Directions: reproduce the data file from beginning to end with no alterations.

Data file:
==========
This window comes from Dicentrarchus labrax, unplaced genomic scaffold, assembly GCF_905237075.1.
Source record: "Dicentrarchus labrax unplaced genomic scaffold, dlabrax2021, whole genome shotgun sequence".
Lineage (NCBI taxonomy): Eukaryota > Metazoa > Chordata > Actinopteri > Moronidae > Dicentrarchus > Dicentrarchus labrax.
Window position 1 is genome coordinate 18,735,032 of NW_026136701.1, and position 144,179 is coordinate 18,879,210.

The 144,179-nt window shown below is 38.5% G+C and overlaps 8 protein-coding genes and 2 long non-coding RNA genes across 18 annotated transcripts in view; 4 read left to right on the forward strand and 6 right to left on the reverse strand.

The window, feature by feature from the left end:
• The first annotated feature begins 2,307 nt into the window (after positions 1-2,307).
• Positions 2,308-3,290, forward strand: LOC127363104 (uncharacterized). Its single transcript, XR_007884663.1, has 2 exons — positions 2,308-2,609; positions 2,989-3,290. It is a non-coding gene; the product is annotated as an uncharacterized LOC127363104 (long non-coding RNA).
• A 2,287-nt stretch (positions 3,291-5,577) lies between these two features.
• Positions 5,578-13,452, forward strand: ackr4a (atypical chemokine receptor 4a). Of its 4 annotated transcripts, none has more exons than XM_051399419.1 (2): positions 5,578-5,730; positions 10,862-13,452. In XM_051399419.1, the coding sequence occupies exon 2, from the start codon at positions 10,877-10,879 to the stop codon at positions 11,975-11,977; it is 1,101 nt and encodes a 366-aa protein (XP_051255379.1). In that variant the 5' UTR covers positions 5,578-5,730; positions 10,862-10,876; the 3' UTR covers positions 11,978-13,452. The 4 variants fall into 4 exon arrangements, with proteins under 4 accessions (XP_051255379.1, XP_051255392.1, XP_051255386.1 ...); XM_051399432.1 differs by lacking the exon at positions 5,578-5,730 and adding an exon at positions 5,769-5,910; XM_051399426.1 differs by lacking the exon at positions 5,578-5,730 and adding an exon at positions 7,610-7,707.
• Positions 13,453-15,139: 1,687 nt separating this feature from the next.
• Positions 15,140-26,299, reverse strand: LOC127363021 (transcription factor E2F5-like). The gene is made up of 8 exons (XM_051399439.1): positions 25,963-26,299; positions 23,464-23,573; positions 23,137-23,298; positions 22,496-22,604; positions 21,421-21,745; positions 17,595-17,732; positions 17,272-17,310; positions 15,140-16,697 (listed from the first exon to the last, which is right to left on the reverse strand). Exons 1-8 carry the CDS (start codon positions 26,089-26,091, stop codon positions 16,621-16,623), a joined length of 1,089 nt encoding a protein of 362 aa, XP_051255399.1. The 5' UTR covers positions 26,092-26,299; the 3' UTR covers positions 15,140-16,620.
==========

This window comes from Dicentrarchus labrax, unplaced genomic scaffold, assembly GCF_905237075.1.
Source record: "Dicentrarchus labrax unplaced genomic scaffold, dlabrax2021, whole genome shotgun sequence".
Lineage (NCBI taxonomy): Eukaryota > Metazoa > Chordata > Actinopteri > Moronidae > Dicentrarchus > Dicentrarchus labrax.
Window position 1 is genome coordinate 18,735,032 of NW_026136701.1, and position 144,179 is coordinate 18,879,210.

The 144,179-nt window shown below is 38.5% G+C and overlaps 8 protein-coding genes and 2 long non-coding RNA genes across 18 annotated transcripts in view; 4 read left to right on the forward strand and 6 right to left on the reverse strand.

The window, feature by feature from the left end:
• The first annotated feature begins 2,307 nt into the window (after positions 1-2,307).
• Positions 2,308-3,290, forward strand: LOC127363104 (uncharacterized). Its single transcript, XR_007884663.1, has 2 exons — positions 2,308-2,609; positions 2,989-3,290. It is a non-coding gene; the product is annotated as an uncharacterized LOC127363104 (long non-coding RNA).
• A 2,287-nt stretch (positions 3,291-5,577) lies between these two features.
• Positions 5,578-13,452, forward strand: ackr4a (atypical chemokine receptor 4a). Of its 4 annotated transcripts, none has more exons than XM_051399419.1 (2): positions 5,578-5,730; positions 10,862-13,452. In XM_051399419.1, the coding sequence occupies exon 2, from the start codon at positions 10,877-10,879 to the stop codon at positions 11,975-11,977; it is 1,101 nt and encodes a 366-aa protein (XP_051255379.1). In that variant the 5' UTR covers positions 5,578-5,730; positions 10,862-10,876; the 3' UTR covers positions 11,978-13,452. The 4 variants fall into 4 exon arrangements, with proteins under 4 accessions (XP_051255379.1, XP_051255392.1, XP_051255386.1 ...); XM_051399432.1 differs by lacking the exon at positions 5,578-5,730 and adding an exon at positions 5,769-5,910; XM_051399426.1 differs by lacking the exon at positions 5,578-5,730 and adding an exon at positions 7,610-7,707.
• Positions 13,453-15,139: 1,687 nt separating this feature from the next.
• Positions 15,140-26,299, reverse strand: LOC127363021 (transcription factor E2F5-like). The gene is made up of 8 exons (XM_051399439.1): positions 25,963-26,299; positions 23,464-23,573; positions 23,137-23,298; positions 22,496-22,604; positions 21,421-21,745; positions 17,595-17,732; positions 17,272-17,310; positions 15,140-16,697 (listed from the first exon to the last, which is right to left on the reverse strand). Exons 1-8 carry the CDS (start codon positions 26,089-26,091, stop codon positions 16,621-16,623), a joined length of 1,089 nt encoding a protein of 362 aa, XP_051255399.1. The 5' UTR covers positions 26,092-26,299; the 3' UTR covers positions 15,140-16,620.